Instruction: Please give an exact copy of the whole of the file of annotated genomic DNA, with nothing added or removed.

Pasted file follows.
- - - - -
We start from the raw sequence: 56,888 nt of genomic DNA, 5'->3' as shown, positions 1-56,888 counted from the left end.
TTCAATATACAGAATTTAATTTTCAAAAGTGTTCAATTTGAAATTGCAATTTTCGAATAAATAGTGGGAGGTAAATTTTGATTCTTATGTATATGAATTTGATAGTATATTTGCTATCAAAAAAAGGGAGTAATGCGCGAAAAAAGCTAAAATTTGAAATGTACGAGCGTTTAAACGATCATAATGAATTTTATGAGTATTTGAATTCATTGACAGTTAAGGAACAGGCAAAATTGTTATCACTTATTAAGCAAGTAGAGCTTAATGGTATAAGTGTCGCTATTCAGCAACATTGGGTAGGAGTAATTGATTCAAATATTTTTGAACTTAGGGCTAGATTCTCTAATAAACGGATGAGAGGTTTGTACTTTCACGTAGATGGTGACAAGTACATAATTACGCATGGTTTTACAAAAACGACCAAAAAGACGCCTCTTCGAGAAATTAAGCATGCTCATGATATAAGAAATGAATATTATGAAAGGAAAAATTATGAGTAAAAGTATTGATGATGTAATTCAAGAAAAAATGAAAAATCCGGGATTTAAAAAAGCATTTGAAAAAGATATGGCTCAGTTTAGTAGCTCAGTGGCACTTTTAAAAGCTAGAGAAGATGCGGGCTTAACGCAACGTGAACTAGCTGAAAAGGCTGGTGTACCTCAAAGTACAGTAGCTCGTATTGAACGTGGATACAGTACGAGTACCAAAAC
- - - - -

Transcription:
We start from the raw sequence: 56,888 nt of genomic DNA, 5'->3' as shown, positions 1-56,888 counted from the left end.
TTCAATATACAGAATTTAATTTTCAAAAGTGTTCAATTTGAAATTGCAATTTTCGAATAAATAGTGGGAGGTAAATTTTGATTCTTATGTATATGAATTTGATAGTATATTTGCTATCAAAAAAAGGGAGTAATGCGCGAAAAAAGCTAAAATTTGAAATGTACGAGCGTTTAAACGATCATAATGAATTTTATGAGTATTTGAATTCATTGACAGTTAAGGAACAGGCAAAATTGTTATCACTTATTAAGCAAGTAGAGCTTAATGGTATAAGTGTCGCTATTCAGCAACATTGGGTAGGAGTAATTGATTCAAATATTTTTGAACTTAGGGCTAGATTCTCTAATAAACGGATGAGAGGTTTGTACTTTCACGTAGATGGTGACAAGTACATAATTACGCATGGTTTTACAAAAACGACCAAAAAGACGCCTCTTCGAGAAATTAAGCATGCTCATGATATAAGAAATGAATATTATGAAAGGAAAAATTATGAGTAAAAGTATTGATGATGTAATTCAAGAAAAAATGAAAAATCCGGGATTTAAAAAAGCATTTGAAAAAGATATGGCTCAGTTTAGTAGCTCAGTGGCACTTTTAAAAGCTAGAGAAGATGCGGGCTTAACGCAACGTGAACTAGCTGAAAAGGCTGGTGTACCTCAAAGTACAGTAGCTCGTATTGAACGTGGATACAGTACGAGTACCAAAAC